Money Matters When It Comes to Education

Last Updated: January 27, 2012

This article appeared in the January 2012 Rural Policy Matters.

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Arguments that money doesn't make a difference in education and that across-the-board budget cuts won’t hurt student outcomes are completely unfounded, according to a report issued earlier this month by the Shanker Institute. The report, “Does Money Matter in Education?” authored by Bruce Baker, presents analyses of research on key investments and their impact on student learning outcomes.

Baker is a noted school finance expert, professor, and author who has testified in school finance cases and consulted with state legislators on designing state funding policies and reforms.

"Does Money Matter?" poses three basic questions in its review of several decades of studies on the effects of school funding. 

  • Are differences in school funding associated with differences in short- and long-term student outcomes?
  • Are differences in access to specific programs or resources - specifically smaller classes, higher teacher salaries, and instructional materials - associated with differences in student outcomes?
  • Do substantive and sustained reforms to state finance systems - those that increase funding and distribute it more equitably - lead to improvements in student outcomes?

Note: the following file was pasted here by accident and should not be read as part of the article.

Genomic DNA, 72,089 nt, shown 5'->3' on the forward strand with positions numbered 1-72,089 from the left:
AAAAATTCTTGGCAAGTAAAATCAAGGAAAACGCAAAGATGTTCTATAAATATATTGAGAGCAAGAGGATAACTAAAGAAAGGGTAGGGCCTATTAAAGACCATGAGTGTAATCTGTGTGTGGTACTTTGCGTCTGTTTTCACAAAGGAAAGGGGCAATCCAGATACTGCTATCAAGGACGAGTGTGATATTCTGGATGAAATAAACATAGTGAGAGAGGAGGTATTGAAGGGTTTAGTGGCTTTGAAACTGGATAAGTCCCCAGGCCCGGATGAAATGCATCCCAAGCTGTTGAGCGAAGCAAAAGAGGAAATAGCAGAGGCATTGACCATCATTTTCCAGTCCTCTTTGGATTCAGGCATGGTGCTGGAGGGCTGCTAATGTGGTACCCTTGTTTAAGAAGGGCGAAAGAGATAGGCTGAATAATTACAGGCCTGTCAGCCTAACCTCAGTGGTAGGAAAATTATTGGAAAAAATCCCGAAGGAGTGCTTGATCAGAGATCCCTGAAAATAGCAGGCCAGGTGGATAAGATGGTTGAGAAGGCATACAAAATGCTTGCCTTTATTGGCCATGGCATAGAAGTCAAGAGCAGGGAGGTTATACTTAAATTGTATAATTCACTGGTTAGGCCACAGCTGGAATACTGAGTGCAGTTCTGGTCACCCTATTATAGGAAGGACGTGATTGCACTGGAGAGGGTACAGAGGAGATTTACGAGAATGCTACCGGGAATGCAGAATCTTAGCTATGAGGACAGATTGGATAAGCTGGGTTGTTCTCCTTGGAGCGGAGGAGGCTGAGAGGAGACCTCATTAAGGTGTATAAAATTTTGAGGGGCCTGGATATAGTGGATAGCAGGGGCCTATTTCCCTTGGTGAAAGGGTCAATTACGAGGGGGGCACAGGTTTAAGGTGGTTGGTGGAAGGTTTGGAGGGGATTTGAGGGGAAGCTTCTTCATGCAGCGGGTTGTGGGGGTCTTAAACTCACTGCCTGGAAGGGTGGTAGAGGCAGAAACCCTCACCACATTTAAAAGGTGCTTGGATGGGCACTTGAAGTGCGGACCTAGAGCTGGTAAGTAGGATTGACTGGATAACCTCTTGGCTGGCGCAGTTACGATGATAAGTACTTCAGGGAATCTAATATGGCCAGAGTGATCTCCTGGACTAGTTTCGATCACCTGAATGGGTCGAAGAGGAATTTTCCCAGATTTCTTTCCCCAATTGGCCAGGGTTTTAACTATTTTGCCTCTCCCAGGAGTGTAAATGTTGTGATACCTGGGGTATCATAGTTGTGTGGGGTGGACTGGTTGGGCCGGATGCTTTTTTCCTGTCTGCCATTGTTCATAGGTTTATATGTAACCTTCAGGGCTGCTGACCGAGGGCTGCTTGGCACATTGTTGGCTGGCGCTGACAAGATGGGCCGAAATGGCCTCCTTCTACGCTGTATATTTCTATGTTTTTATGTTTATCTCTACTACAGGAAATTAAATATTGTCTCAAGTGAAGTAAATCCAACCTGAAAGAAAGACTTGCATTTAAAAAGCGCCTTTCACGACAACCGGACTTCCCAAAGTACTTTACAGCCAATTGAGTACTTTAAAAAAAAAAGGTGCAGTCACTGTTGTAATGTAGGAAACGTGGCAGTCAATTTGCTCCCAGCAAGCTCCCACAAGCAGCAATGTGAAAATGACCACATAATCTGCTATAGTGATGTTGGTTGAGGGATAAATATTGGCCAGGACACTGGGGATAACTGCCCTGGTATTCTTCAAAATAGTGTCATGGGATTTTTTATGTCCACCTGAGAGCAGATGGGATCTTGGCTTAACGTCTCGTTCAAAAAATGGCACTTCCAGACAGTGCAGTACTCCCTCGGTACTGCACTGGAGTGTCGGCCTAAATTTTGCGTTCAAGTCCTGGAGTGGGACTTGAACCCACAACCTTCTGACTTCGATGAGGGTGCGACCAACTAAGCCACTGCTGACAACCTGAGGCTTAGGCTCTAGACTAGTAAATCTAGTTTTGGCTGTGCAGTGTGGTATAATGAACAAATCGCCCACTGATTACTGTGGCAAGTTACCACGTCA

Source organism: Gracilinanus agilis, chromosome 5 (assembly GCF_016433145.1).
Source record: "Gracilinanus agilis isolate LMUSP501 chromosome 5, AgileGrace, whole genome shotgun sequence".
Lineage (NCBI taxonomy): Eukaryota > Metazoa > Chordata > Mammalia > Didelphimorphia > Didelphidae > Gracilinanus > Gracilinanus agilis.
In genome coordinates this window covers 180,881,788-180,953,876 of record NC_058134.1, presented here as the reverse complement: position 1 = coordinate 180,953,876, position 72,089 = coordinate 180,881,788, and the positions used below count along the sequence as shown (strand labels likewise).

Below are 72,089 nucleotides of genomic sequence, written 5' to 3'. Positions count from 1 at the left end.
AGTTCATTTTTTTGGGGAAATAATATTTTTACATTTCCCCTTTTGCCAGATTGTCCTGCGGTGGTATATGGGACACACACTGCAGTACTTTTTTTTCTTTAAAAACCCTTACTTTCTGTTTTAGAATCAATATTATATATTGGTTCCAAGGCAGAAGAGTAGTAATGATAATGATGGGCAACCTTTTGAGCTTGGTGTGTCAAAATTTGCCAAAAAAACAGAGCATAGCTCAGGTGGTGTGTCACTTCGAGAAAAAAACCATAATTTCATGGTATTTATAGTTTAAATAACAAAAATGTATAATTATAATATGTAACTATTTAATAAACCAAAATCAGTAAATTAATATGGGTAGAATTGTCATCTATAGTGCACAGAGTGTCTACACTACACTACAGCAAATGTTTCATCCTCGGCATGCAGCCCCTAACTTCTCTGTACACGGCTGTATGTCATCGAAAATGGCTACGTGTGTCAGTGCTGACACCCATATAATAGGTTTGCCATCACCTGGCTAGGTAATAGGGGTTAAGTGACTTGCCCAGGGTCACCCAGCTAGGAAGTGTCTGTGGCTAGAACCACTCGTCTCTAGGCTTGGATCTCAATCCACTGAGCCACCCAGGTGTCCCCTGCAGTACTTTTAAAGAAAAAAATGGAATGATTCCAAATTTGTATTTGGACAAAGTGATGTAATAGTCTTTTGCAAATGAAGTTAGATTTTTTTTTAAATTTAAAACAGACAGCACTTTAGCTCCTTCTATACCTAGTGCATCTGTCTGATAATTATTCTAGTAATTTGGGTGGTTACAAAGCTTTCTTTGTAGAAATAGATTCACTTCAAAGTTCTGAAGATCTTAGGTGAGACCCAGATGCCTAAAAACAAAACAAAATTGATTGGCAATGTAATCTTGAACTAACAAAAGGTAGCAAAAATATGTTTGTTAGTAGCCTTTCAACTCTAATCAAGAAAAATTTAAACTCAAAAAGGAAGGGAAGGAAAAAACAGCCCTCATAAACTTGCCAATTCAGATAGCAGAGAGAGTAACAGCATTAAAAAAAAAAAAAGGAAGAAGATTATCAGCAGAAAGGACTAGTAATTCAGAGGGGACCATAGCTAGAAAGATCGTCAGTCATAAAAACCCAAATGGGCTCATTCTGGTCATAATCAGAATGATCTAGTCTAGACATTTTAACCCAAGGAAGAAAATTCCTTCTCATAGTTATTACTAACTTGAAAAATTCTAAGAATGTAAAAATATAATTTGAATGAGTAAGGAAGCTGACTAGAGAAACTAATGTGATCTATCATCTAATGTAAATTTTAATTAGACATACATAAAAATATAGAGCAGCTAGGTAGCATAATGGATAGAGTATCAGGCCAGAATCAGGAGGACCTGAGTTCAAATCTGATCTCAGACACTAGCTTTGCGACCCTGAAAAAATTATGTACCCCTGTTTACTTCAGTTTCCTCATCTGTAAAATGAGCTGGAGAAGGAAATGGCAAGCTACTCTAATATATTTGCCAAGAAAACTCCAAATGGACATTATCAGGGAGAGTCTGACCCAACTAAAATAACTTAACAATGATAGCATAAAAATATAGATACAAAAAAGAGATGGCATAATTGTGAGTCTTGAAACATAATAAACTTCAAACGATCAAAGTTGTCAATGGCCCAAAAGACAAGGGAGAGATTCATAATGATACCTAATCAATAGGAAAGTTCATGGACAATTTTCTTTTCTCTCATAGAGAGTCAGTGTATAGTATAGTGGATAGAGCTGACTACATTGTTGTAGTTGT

Baker finds that all three types of funding improve student outcomes.

The report specifically refutes a 1986 paper by Erik Hanushek in which Hanushek asserted there was no "strong or systematic relationship between school expenditures and student performance." Baker demonstrates how that paper relied on older studies that used methodologies no longer considered high quality. A number of states have used Hanushek's arguments when defending school finance lawsuits, and political leaders often reference these assertions as justification for cutting education budgets.

Baker also exposes flaws in the arguments of critics who claim test scores indicate that educational outcomes are not improving in the U.S. Specifically, Baker explains differences in data scores across time, problems in comparing scores among states, the impact of changing student populations, and test score averages that mask significant improvements by groups of students.

The report documents that several important components of school funding that make a difference do cost money. It acknowledges that more information is needed to fully understand the impact of different types of investments and that money “must be spent wisely to yield benefits.” And it makes a compelling argument that "there is scarce evidence that there are more cost-effective alternatives."

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Read more from the January 2012 Rural Policy Matters.